Misplaced outrage over decision to halt GM crop trials


Mr Narayanan Suresh is the Group Editor of BioSpectrum

The reported assurance of Environment Minister, Mr Prakash Javadekar, to anti-GM activitists who called on him to keep in abeyance the regulatory approval for the field trials of 15 crops, has predictably created a storm across the country.

The mainstream media has accused the Narendra Modi government of pandering to the whims of organizations like the Swadesi Jagaran Manch (SJM) and Bharatiya Kisan Sangh (BKS) in preventing cultivation of new genetically modified (GM) crops in the country. Both these organizations are loose affiliates of the ruling Bharatiya Janata Party (BJP) which is the dominant constituent of the ruling NDA coalition.

But most of these die-hard opponents of the government decision, to put on hold the regulatory approval taken by the Genetic Engineering Approval Committee (GEAC) on July 18, 2014, are missing the point. The Modi government would have actually betrayed the trust of the people if it allowed introduction of new GM crops. For the BJP manifesto in 2014 had clearly stated that "GM foods will not be allowed without full scientific evaluation of their long-term impact on soil production and biological impact on consumers."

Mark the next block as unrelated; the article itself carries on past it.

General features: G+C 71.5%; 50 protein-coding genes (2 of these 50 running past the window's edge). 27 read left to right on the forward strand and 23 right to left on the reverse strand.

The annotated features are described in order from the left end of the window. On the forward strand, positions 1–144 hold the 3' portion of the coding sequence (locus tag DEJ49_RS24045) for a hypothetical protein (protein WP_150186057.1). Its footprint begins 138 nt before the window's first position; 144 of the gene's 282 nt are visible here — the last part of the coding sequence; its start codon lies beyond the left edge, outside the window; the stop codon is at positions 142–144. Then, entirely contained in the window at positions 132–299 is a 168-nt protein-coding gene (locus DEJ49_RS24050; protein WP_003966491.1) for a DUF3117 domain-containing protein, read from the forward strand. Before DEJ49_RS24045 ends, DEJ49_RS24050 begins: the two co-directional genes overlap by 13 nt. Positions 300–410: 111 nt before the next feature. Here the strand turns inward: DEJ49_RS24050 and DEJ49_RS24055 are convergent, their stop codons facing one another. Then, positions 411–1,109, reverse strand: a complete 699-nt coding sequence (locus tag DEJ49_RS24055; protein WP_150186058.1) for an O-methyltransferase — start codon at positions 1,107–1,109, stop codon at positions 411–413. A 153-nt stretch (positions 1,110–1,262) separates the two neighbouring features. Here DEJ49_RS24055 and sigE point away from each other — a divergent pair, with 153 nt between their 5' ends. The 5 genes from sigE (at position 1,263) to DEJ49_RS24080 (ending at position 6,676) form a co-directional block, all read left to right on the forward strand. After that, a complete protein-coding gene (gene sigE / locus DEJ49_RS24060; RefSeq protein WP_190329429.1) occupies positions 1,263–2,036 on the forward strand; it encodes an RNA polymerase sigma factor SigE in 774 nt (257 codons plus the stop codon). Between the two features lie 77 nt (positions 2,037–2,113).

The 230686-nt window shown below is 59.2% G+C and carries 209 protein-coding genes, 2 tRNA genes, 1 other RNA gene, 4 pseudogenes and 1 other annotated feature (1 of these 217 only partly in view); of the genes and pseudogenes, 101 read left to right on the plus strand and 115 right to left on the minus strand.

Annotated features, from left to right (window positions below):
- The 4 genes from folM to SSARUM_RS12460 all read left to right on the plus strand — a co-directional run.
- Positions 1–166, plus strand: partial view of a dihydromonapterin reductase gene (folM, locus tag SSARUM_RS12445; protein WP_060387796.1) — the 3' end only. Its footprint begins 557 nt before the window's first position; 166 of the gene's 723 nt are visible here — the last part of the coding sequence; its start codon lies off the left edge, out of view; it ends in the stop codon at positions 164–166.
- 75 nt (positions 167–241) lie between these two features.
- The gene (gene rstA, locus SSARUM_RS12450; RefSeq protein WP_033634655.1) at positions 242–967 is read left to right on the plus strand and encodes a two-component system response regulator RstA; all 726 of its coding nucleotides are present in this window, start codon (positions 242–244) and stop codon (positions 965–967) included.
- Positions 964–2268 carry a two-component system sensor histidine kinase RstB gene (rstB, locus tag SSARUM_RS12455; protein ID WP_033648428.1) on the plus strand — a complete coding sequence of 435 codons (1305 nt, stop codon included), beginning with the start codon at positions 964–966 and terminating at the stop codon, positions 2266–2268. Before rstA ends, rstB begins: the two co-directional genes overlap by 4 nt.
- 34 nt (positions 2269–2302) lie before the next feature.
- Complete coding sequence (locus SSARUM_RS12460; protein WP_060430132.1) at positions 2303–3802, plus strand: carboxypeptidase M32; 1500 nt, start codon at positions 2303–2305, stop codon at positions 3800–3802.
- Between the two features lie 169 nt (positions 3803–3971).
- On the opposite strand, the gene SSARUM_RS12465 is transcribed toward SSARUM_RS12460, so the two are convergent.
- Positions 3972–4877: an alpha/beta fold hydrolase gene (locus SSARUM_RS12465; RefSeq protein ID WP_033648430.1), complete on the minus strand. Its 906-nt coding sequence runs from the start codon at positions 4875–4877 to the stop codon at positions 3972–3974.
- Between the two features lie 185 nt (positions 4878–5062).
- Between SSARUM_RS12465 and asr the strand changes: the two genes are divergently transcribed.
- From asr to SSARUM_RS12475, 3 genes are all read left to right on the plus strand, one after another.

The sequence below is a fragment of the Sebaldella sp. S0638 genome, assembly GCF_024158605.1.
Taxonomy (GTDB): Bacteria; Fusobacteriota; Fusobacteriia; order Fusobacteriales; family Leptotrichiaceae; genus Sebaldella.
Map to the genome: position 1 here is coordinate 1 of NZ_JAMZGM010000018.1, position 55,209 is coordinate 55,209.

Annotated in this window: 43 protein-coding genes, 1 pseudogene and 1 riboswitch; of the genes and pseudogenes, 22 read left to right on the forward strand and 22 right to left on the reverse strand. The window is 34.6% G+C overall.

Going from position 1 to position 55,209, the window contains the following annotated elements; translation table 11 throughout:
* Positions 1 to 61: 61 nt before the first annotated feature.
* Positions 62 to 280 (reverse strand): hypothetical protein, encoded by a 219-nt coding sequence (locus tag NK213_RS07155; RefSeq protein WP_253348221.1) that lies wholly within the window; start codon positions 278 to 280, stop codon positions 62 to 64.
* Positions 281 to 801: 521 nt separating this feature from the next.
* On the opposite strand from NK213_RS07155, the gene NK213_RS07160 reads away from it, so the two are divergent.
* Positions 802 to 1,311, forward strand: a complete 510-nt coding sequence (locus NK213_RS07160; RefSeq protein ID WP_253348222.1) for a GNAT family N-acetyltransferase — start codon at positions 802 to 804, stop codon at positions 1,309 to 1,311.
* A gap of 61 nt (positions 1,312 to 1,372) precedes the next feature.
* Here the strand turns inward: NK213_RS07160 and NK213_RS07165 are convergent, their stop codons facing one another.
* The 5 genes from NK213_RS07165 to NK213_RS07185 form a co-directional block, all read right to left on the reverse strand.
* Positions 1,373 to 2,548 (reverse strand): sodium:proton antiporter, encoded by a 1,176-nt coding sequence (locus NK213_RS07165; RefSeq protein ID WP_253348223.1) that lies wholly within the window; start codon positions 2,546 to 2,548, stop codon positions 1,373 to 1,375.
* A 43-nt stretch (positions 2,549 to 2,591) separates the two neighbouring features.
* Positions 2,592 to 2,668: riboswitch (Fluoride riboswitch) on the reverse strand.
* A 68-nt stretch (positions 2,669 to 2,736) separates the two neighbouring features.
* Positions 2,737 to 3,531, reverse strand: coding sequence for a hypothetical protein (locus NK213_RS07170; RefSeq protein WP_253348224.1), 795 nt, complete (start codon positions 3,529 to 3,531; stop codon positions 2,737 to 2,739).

Obviously, the manifesto had taken inputs from various affiliated organizations and so the party could not have gone against its stated policy after assuming power. Of the 15 approvals for confined trials granted by GEAC, four are food crops -- mustard, brinjal, rice and chickpea. And the GEAC has also allowed the import of GM soybean oil by three MNCs -- Monsanto, Bayer BioScience and BASF.

A leading columnist Mr Swaminathan Anklesaria Aiyer has argued in The Economic Times that the government should approve GM crops on the occasion of the 100th Birth Anniversary of Dr Norman Borlaug this year. Dr Borlaug supplied the hybrid seed technologies to India in 1960s that led to the Green Revolution.


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